Vitamins and minerals and products such as meal replacement shakes that do not make therapeutic claims will not be affected.
 
‘[Some supplements] contain ingredients that have stimulant or other drug-like effects, such as changes to hormone levels, or are in a medicinal dosage form (eg tablets, pills and capsules). These products can present a higher risk to the consumer and it is therefore inappropriate to have them available for purchase as foods,’ the TGA website states.
 
The declaration will also require sports supplements presented in medicine-like form such as pills – but which lack the riskier ingredients – will have three years to either change their dosage form and remain regulated as food, or apply to become a medicine.
 
‘One study suggests that up to 19% of sports supplements in Australia contain substances that are banned in sport,’ the TGA website states. ‘Moreover, a number of serious adverse events, including events that have led to death, involving the use of certain sports supplements have occurred in Australia and internationally.
 
‘Case studies report instances of renal failure and exercise-related rhabdomyolysis (damage and subsequent breakdown of skeletal muscle); liver damage and failure; lupus-like syndrome (an auto-immune syndrome with joint and muscle pain, fatigue and inflammation to the lining of the heart and lungs); interstitial nephritis (hindering the ability of the kidneys to work properly); cardiac toxicities; compartment syndrome (muscle pressure build up resulting in severe pain and weakness); and haemorrhagic stroke among other sequelae.’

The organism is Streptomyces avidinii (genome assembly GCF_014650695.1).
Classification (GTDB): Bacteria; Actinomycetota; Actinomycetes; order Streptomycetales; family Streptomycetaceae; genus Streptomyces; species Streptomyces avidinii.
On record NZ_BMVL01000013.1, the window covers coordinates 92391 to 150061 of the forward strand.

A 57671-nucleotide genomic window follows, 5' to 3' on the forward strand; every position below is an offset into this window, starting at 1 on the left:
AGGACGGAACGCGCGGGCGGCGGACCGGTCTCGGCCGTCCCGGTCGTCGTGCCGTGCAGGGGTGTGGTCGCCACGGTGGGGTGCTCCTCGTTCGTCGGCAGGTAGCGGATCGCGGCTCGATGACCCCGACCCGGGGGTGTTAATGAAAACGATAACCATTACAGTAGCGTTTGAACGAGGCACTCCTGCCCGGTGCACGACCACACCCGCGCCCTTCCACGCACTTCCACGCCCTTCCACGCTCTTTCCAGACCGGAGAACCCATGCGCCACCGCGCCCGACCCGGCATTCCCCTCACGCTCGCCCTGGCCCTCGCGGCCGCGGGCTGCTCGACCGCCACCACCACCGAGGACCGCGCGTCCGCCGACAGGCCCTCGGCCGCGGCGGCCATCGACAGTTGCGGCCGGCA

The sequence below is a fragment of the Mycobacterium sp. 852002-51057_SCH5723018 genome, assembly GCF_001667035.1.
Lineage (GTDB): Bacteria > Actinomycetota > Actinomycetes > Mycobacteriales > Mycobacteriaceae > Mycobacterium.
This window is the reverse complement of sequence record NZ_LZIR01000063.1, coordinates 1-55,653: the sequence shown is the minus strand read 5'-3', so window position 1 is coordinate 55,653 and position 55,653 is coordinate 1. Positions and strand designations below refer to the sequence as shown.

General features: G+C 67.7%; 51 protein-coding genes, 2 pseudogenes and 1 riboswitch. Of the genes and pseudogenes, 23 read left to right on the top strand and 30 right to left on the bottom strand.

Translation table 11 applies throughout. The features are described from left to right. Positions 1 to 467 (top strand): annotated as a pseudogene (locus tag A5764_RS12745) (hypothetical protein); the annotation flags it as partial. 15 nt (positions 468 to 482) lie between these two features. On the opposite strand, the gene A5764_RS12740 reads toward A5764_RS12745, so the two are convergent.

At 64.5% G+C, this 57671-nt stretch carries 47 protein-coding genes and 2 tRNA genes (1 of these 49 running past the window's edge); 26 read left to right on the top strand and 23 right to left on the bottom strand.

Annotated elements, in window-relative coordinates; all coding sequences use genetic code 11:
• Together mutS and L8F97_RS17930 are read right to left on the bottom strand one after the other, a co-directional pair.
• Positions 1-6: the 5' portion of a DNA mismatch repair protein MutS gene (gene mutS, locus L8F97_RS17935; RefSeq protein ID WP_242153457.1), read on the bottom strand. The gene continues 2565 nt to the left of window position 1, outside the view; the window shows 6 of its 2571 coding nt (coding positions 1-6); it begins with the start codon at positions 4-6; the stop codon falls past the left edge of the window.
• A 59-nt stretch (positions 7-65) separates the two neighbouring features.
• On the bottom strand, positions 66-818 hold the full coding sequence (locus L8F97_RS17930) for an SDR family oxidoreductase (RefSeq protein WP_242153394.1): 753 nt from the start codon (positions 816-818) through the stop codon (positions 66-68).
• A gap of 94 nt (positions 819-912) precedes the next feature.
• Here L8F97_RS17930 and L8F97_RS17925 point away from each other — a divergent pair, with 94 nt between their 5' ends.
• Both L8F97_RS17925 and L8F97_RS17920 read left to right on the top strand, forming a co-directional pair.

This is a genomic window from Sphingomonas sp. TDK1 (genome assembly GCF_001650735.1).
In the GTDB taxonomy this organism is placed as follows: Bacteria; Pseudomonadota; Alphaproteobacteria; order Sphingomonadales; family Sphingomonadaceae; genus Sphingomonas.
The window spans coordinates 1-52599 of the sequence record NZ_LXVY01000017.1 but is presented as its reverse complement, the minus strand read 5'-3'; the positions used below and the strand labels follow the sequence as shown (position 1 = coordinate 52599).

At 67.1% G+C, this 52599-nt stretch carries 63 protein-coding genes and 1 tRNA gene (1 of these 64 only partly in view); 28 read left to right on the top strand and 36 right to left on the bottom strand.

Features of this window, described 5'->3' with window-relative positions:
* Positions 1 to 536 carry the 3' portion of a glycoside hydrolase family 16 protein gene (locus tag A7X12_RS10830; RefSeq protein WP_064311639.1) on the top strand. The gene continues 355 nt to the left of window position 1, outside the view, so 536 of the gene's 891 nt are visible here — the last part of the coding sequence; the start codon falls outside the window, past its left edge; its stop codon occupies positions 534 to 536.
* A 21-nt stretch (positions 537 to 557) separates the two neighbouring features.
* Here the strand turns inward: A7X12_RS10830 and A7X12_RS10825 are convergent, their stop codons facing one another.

These serious medical issues have largely affected younger healthy people.
 
Associate Professor Harvey, for his part, believes three years represents a ‘very generous transition’ for the lower-risk sports supplements presented as tablets and pills.
 
The TGA declaration also includes two substances considered to have a high enough risk profile to require regulation as a therapeutic good, but which are not currently listed on the Poisons Standard or prohibited:

  • Dendrobium (dendrobium nobile) – often listed as a stimulant for sports performance. The TGA states the inclusion of dendrobium ‘provides legal clarity that sports supplements containing this ingredient are indeed therapeutic goods’
  • Methylliberine – a psychoactive stimulant. The TGA cites Advisory Committee for Novel Foods (ACNF) concerns that the substance ‘has no nutritional value, does not appear to fit under a food standard and has no tradition of use as a food in the form in which it is presented … in addition, there is currently a lack of robust safety assessment data on methylliberine, its effects on the human body and its synergistic effect on the action of other stimulants, such as caffeine’
The TGA declaration comes after 18 months of consultation and preparation, which attracted 43 written submissions as well as 14,000 signatories to the ‘Save Aussie Supplements’ campaign.
 
The TGA dismissed this campaign as ‘largely based on a misperception’ around the scope of supplements to be affected.